REALbasic vs. Revolution

Rob Cozens rcozens at pon.net
Thu Oct 10 14:01:01 EDT 2002


>Geoff Perlman posted this on the RB mailing list,
>raising some good points which I thought I should reply to.  But I'd rather
>not fan the flames of a large off topic conversation on the RB list, and I
>know that anyone seriously considering Revolution vs. RB is likely to be on
>this list, so it seems better to reply here.

Kevin, et al:

You're too good to the folks on the RB list: if they want to spend 
their time concentrating on such pointless statements of opinion, fan 
the fires and let them waste their time while we get on with issues 
of substance.

But I will take this opportunity to address one issue where a devil's 
advocate is desperately needed:

>  I would look closely at the quality of the app each can produce. Is the
>  interface a truly native interface or does it just try to look native?

Am I the only person in the world who doesn't want my application to 
look exactly like every other application on the user's platform?  Do 
you all wish to allow Apple & Microsoft to dictate the only allowable 
metaphors for a basic application UI?

I see application design as a creative art, and I don't feel that art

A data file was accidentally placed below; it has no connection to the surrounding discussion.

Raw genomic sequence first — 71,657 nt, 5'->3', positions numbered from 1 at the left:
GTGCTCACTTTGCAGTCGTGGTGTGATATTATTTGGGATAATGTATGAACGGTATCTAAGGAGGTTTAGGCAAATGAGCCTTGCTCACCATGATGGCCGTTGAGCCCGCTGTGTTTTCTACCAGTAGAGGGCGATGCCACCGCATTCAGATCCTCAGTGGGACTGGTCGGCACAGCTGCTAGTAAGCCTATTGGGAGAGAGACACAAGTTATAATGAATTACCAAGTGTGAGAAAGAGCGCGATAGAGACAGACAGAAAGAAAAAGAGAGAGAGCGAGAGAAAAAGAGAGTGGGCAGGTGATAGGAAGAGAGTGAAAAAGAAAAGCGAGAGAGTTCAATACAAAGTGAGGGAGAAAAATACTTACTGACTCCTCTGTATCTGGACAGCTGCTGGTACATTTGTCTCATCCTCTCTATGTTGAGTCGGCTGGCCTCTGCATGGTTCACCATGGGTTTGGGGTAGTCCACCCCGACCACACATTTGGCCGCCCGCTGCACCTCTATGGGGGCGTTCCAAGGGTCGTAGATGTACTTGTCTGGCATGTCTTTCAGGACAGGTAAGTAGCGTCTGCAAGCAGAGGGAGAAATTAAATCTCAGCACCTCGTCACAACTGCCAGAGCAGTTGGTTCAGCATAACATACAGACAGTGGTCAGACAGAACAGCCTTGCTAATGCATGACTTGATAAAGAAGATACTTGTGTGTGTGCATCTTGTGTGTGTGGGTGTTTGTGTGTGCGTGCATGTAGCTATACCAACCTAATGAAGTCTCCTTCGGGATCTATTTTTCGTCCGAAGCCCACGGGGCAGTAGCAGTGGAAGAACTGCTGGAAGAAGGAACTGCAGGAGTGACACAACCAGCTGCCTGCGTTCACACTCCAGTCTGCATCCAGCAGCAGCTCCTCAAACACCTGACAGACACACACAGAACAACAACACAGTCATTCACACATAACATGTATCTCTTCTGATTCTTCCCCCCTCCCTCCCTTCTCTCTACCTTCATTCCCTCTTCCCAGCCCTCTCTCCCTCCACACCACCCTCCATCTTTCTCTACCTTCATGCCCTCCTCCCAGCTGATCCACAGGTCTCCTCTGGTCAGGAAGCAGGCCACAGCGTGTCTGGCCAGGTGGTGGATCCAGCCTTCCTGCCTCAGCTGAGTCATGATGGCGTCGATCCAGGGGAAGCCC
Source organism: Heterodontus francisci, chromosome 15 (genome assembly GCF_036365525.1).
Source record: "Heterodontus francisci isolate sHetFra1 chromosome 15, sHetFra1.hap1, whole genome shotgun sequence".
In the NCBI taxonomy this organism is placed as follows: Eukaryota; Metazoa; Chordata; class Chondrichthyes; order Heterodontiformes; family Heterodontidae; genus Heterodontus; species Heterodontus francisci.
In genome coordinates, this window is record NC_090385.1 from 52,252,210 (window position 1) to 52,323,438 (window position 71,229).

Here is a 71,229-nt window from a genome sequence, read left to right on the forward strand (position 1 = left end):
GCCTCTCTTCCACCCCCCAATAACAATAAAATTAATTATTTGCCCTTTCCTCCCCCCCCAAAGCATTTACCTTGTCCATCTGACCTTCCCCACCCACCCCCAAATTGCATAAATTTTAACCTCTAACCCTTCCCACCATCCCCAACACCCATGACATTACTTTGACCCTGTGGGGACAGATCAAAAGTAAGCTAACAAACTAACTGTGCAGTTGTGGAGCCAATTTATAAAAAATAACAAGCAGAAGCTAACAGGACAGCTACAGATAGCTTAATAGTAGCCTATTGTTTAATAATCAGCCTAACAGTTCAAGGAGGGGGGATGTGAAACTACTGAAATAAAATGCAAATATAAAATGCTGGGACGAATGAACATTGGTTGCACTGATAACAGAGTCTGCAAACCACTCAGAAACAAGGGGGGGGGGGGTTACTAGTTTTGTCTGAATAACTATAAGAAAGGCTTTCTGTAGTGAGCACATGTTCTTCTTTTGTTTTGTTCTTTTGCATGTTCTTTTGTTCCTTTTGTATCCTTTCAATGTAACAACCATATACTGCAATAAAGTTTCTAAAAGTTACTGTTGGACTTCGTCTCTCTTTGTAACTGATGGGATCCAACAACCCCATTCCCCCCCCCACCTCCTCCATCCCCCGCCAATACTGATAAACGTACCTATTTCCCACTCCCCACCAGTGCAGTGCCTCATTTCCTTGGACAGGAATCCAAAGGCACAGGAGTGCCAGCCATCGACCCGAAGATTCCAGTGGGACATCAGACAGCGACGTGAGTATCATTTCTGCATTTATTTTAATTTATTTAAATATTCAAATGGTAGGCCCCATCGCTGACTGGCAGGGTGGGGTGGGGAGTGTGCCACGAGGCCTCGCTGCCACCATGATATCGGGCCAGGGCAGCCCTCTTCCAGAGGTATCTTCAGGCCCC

has matured to the point where exploration of non-institutionalized 
techniques should be looked on with such disfavor.  Are Apple & MS 
human interface guideline police any different than the art police 
who kept the impressionists out of the Paris exhibitions?

IMF(oolesh)O, tuning my UI for internal consistency and optimal 
handling of the task of the application are more important than 
designing it to look like a clone of every other app on the same 
platform.  If RB doesn't allow the freedom to hide the menu bar or 
make an app look totally "non-native", I would see that as stifling 
to my creativity and a BIG minus in comparison to RR.
-- 

Rob Cozens
CCW, Serendipity Software Company
http://www.oenolog.com/who.htm

"And I, which was two fooles, do so grow three;
Who are a little wise, the best fooles bee."

from "The Triple Foole" by John Donne (1572-1631)



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